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German ex-chancellor Kohl to testify in graft case

July 5, 2005

AUGSBURG, Germany (Reuters) – A court on Tuesday summonedformer Chancellor Helmut Kohl and several ex-ministers totestify in a corruption trial that could embarrass Germany’sopposition before a planned election.

Holger Pfahls, a junior defense minister in Kohl’sgovernments, has admitted accepting millions of deutschemarksin kickbacks from an arms dealer to help smooth the delivery ofarmored personnel carriers to Saudi Arabia in the early 1990s.

The court’s decision, on a request from Pfahl’s defense,comes as the country warms up for an expected election inSeptember which the Christian Democrats (CDU), led by Kohlprotege Angela Merkel, are expected to win.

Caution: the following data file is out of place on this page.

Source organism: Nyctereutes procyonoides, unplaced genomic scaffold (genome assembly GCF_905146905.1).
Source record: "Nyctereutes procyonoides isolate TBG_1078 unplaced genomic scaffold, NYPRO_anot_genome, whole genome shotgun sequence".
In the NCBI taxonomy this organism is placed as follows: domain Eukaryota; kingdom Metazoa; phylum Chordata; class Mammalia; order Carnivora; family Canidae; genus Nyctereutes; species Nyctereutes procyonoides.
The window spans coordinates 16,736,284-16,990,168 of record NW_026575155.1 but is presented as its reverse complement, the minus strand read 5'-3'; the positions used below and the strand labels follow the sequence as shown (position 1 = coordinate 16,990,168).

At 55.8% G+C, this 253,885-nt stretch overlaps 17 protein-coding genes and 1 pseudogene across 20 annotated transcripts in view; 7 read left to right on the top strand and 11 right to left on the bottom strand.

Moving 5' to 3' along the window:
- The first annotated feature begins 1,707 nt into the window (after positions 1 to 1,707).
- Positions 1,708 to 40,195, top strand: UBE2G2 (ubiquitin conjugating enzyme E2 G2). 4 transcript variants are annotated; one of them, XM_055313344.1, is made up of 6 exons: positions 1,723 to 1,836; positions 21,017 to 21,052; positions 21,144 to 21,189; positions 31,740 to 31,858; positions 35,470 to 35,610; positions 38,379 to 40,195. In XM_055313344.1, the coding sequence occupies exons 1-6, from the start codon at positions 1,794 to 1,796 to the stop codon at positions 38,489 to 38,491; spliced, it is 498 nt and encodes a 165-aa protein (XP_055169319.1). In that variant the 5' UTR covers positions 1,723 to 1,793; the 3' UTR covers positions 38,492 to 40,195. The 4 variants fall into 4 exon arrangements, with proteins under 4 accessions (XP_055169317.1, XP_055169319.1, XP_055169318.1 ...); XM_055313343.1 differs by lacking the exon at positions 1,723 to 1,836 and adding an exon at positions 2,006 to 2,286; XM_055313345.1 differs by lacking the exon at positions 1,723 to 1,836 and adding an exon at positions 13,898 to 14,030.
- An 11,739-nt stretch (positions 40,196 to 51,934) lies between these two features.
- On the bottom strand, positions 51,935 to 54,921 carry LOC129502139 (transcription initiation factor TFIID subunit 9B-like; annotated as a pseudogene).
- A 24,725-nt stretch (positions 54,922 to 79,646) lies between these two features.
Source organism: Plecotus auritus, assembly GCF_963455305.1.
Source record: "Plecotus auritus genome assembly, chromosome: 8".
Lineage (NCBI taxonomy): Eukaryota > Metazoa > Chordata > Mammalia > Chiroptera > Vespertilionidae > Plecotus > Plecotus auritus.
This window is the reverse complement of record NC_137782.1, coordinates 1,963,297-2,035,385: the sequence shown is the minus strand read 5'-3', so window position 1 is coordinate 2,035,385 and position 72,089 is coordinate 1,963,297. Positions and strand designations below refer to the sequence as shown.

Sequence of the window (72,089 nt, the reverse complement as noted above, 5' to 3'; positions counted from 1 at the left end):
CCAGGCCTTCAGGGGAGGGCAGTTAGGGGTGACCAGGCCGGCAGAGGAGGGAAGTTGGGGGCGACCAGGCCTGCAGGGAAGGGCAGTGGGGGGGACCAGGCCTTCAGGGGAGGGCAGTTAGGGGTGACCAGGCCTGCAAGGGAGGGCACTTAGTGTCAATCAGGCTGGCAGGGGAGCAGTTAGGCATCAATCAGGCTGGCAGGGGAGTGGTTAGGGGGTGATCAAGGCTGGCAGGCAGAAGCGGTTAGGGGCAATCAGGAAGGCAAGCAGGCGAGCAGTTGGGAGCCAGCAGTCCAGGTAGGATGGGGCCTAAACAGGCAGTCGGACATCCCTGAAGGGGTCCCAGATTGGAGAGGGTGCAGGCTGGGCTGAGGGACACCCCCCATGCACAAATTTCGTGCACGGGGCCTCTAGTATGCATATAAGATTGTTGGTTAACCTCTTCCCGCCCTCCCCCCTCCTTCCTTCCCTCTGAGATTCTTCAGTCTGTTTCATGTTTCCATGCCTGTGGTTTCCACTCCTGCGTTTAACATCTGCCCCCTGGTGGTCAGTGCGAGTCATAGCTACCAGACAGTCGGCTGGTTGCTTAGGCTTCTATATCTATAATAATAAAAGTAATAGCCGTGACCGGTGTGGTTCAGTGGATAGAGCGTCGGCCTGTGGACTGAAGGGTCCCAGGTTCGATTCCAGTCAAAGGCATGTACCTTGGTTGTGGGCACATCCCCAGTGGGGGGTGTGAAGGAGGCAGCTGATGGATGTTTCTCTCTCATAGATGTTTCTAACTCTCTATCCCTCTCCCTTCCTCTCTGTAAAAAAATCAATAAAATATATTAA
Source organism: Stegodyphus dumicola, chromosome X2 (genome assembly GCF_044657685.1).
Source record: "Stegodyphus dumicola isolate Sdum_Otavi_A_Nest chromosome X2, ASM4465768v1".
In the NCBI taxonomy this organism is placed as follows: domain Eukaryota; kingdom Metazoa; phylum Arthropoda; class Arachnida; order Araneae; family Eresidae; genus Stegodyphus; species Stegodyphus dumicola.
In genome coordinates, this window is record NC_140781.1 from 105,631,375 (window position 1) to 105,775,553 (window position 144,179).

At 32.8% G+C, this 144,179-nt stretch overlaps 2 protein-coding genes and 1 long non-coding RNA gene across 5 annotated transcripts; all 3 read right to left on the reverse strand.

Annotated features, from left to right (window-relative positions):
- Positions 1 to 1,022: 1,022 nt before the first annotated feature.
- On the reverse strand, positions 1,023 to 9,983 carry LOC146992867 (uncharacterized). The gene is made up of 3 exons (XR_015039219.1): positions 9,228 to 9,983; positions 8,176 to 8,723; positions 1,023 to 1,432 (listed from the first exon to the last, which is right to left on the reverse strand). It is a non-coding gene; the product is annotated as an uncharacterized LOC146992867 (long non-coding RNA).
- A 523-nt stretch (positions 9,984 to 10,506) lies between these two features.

Kohl was forced in 2000 to quit as honorary president ofthe CDU, which he led for 25 years, after admitting acceptingillegal party donations. He has always refused to identifywhere the money came from.

The scandal helped vault Merkel, a protestant pastor’sdaughter from the ex-communist East Germany, to the top of aparty traditionally run by southern German catholic men. Shehas worked hard since to put the affair behind the party.

The court said Kohl would be called to the witness box onJuly 26, along with former Free Democrat (FDP) foreignministers, Hans-Dietrich Genscher and Klaus Kinkel, and formerChristian Social Union (CSU) finance minister Theo Waigel.

Wolfgang Schaeuble, former interior minister and CDU leaderprior to Merkel, would be questioned on Aug. 3, it said.




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